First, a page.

What is a sales compensation committee and what do they do?
Compensation committees are common but massively underutilized in large organizations. This function is uniquely positioned to drive business objectives forward by aligning and optimizing the sales compensation process.
What is a compensation committee?
A compensation committee is a group of internal stakeholders responsible for overseeing the planning and analysis of the sales incentive and executive compensation plans.
Compensation committees are mostly only seen at large, publicly traded companies with a legal commitment to perform financial and operational audits and compensation risk analysis.
What is the purpose of a sales compensation committee?
In theory, a compensation committee has several purposes:
- To ensure that the compensation strategy aligns with business goals
- To ensure that the commission plan structure is fair and represents value
- To ensure that the compensation plan adheres to all applicable laws
- To ensure that the compensation plan does not expose the organization to adverse material risk
The reality is that many compensation committees spend their resources reviewing and approving the executive compensation plans and rarely concern themselves with the general sales comp plan.
Who should be on the compensation committee (and shouldn’t)?
A sales compensation committee should have representatives for all internal stakeholders in the compensation plan and independent third parties to ensure unbiased auditing. That involves a lot of departments across the organization:
- Sales & Sales Ops
- Incentive Comp
- Human Resources
- Legal & Risk
- Senior Management
- Board of Directors
- Public shareholder representatives
This is an idealized scenario roster. The reality is that most organizations don’t put much effort into building or funding their compensation committee.
Often, many stakeholders are omitted from the committee in favor of external consultants and Board members.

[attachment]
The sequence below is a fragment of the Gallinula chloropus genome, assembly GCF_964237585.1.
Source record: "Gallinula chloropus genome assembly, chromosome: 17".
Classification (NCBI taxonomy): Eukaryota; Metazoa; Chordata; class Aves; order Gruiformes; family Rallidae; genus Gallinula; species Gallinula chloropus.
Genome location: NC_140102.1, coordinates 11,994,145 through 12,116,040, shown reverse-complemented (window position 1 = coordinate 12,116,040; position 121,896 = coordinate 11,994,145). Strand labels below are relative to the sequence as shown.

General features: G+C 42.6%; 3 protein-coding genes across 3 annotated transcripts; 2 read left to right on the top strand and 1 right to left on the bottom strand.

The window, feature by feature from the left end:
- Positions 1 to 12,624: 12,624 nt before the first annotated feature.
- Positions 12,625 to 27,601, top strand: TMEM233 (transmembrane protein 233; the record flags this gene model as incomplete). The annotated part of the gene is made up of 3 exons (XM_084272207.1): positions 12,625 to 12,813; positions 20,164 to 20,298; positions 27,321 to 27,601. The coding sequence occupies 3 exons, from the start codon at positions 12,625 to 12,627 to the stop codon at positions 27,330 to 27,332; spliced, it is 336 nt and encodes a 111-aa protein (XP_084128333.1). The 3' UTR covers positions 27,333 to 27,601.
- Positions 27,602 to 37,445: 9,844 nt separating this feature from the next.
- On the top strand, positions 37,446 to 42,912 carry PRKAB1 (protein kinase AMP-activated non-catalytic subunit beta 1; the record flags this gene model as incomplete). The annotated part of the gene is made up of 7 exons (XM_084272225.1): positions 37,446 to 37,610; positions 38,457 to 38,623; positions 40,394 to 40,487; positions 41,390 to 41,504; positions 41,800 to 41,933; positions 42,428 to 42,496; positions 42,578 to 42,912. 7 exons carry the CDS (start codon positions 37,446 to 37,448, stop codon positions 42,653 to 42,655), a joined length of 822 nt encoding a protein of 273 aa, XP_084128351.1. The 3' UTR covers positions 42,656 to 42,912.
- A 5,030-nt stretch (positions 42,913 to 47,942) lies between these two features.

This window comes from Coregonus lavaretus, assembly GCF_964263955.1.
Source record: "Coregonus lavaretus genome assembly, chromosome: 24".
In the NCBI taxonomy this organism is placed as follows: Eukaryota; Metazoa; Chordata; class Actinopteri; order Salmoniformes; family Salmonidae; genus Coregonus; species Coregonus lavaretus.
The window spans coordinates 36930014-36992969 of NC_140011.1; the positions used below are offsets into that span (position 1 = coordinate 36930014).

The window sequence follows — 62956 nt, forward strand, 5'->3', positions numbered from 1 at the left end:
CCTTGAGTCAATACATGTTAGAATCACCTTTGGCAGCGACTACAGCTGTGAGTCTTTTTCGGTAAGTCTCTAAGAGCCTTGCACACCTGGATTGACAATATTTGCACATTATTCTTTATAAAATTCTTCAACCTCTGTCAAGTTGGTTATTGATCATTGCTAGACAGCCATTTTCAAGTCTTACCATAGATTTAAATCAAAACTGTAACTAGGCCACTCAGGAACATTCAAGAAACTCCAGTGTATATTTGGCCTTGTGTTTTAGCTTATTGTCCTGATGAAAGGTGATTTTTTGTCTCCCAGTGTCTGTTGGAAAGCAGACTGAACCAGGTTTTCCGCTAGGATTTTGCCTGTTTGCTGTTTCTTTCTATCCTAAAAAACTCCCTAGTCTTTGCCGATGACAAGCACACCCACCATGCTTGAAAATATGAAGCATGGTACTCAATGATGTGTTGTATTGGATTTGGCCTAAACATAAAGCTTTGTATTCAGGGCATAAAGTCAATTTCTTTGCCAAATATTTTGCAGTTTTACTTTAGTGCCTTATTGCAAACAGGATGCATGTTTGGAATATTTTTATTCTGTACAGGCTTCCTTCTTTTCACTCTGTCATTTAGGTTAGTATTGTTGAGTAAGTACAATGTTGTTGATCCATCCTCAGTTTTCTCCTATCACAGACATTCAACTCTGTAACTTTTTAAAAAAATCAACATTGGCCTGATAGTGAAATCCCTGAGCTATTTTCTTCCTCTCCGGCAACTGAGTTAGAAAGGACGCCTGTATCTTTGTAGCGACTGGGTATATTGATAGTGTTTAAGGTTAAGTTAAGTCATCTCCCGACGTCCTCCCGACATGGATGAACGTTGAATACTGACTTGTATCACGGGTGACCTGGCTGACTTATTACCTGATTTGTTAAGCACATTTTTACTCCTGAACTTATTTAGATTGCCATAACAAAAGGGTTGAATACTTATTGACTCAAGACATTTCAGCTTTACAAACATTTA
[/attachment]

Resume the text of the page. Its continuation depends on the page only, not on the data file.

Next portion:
To our surprise, the stakeholder most commonly left out of the incentive comp planning and approval process is the sales comp team — the people implementing the plan.
This top-down approach to sales comp design causes many issues because often, the changes do not account for nuances in the plan’s architecture; things can’t be changed without impacting other rules in the program.A top-down approach to sales comp planning and design causes a host of issues because the people who understand how all the parts of the program fit together and are responsible for implementing it are rarely involved in the planning process. … Click To Tweet
That causes delays and errors and will even result in the new incentive comp plan or its changes being completely abandoned.
Compensation committees are a great opportunity to prevent this from happening. A lot of hassle and wasted time can be avoided by aligning all the stakeholders and ensuring those creating the strategy understand what is and isn’t possible in the current system from the start.
Why should companies have a compensation committee?
Besides improving the efficiency of the IC plan operationally, as described above, dedicating resources to a compensation committee will help the IC program drive the business goals more effectively and bring greater returns.
Even companies that are not required to could benefit from having a compensation committee because it would help prioritize the improvement of the plan and its operation.
Sales Compensation Committees Are Worth the Investment
Compensation committees are an important but often sidelined function.
Many enterprises miss out on a huge opportunity to improve their incentive comp processes and efficacy and drive the business forward.
Revenue Operations has emerged partly because of this ongoing misalignment between departments around core processes, like sales comp.
A compensation committee is a great opportunity to bring together stakeholders from across the organization to ideate and initiate improvements that drive everyone’s goals forward.